The ruling Awami League is likely to retain power in December 2018’s parliamentary elections, but the risk of opposition-backed protests and strikes will remain high. An expanding construction sector will drive economic growth of around 7.0% in 2018, but the prospect of political unrest and rising global trade protectionism pose downside risks to the economic outlook.
The ruling Awami League is likely to retain power in parliamentary elections due to be held in December 2018, which will support policy continuity. However, violent student protests occurred between July and August 2018, and the elections will further increase the likelihood of mass demonstrations. These will pose a high risk of ground cargo disruption between Dhaka and Chittagong, and protesters are likely to set fire to buses and trucks.
The leader of the opposition Bangladesh Nationalist Party (BNP), Khaleda Zia, was imprisoned on corruption charges in February 2018. While the BNP is likely to participate in the upcoming election, Zia’s imprisonment increases the risk that her party could repeat the boycott it carried out in 2014. This may provoke violent clashes between the party’s supporters and police, and main roads leading to Dhaka would likely be blockaded by protesters. The risk of terrorism remains significant in Bangladesh, and a July 2016 attack on a café in Dhaka by a group linked to Islamic State (IS) resulted in 24 fatalities. However, security forces have made progress in reducing this threat; the last attack claimed by IS in Bangladesh took place in March 2017, when suicide bombers in Dhaka attacked a military facility.
Robust manufacturing exports and infrastructure development will support real GDP growth of around 7.0% in 2018. However, the prospect of political unrest and rising trade protectionism pose downside risks. Protectionist measures could lead to an economic slowdown in the US and European Union, which are key export destinations for Bangladesh’s garment sector.
Bangladesh’s currency, the taka, is expected to gradually depreciate to over BDT 88/USD during 2019 due to the country’s current account deficit and tightening US monetary policy. The taka is freely convertible for current account transactions, although there are some restrictions on the capital account.
The government unveiled its budget in June 2018, which pledges to increase spending on public services and cut taxes for financial institutions. The government is attempting to improve tax collection but revenue generation remains weak, and the fiscal deficit is forecasted to widen to 4.2% of GDP in the fiscal year ending in 2019 from 3.7% in the previous year.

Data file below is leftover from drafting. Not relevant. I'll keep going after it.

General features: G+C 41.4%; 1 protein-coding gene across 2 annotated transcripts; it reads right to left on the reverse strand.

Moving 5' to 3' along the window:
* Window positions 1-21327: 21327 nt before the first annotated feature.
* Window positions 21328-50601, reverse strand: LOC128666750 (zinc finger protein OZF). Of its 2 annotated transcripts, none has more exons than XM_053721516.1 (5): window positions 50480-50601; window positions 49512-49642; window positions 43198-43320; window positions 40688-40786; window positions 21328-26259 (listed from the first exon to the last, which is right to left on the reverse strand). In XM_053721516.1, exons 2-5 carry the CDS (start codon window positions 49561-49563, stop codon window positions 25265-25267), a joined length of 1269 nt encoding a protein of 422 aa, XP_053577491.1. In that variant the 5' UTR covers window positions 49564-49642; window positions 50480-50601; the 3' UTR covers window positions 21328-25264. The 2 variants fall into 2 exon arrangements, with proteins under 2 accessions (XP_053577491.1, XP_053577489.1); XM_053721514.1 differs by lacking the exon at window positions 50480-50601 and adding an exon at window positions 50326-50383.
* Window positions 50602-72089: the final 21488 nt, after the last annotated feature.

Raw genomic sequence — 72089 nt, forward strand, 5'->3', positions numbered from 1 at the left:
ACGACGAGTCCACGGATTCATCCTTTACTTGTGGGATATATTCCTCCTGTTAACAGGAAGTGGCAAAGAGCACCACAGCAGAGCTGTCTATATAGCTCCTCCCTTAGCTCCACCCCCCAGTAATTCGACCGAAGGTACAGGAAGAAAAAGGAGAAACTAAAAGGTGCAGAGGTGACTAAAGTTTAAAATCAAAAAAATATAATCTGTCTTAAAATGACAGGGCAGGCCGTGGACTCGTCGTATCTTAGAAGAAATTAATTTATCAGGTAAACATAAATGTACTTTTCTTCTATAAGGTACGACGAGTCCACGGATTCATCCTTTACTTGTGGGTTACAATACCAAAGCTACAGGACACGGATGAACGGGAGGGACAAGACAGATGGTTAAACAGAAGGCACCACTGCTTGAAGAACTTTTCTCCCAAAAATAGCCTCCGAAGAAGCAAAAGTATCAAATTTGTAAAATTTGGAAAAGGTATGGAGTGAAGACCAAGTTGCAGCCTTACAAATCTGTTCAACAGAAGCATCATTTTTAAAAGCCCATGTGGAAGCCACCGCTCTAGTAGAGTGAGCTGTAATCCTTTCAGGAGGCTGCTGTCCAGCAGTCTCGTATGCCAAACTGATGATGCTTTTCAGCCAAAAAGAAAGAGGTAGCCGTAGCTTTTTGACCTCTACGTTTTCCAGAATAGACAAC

Bangladesh’s banking sector is fragile and poses contingent liability risks, but government debt-to-GDP is relatively low at 27.1% in 2017, and is not forecasted to rise significantly over the coming years. Bangladesh has strong foreign exchange reserves of over USD 32 billion as of July 2018.
However, Bangladesh is dependent on capital inflows as a result of its twin current and fiscal account deficits. While Bangladesh’s balance of payments position is supported by remittances, there is a moderate risk that challenging global trade conditions or deterioration in the security environment could cause a loss of investor appetite in Bangladesh, which would increase exchange rate volatility.
The construction sector grew by over 10% in the fiscal year ending in 2018 as the government has promoted infrastructure development. The 2018/19 budget expedited a number of large construction projects including the Payra deep-sea port, Padma Bridge and Moheshkhali floating liquid natural gas terminal. The government is broadly supportive of foreign investment and there have been no instances of expropriation of foreign property since at least 1980. However, the threat of contract alteration is elevated in the telecoms and energy sectors as enforcing contracts can be highly protracted.
Foreign investors face significant legal and regulatory risks in Bangladesh, as high levels of corruption and the growing influence of the ruling Awami League over the judiciary undermine the business environment.
In this month's Risk Outlook, we also provide a detailed forward looking assessment of developments within the security, trading and investment environments for Lebanon. Philippines, Bangladesh and Mali all of which have been the subject of recent enquiries from JLT's client base.
The monthly Risk Outlook is supported by JLT’s proprietary country risk rating tool, World Risk Review (WRR) which provides risk ratings across nine insurable perils for 197 countries. The country risk ratings are generated by a proprietary, algorithm-based modelling system incorporating over 200 international sources of data.
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For further information, please contact Eleanor Smith, Senior Political Risk Analyst on +44 (0)121 626 7837 or email firstname.lastname@example.org.
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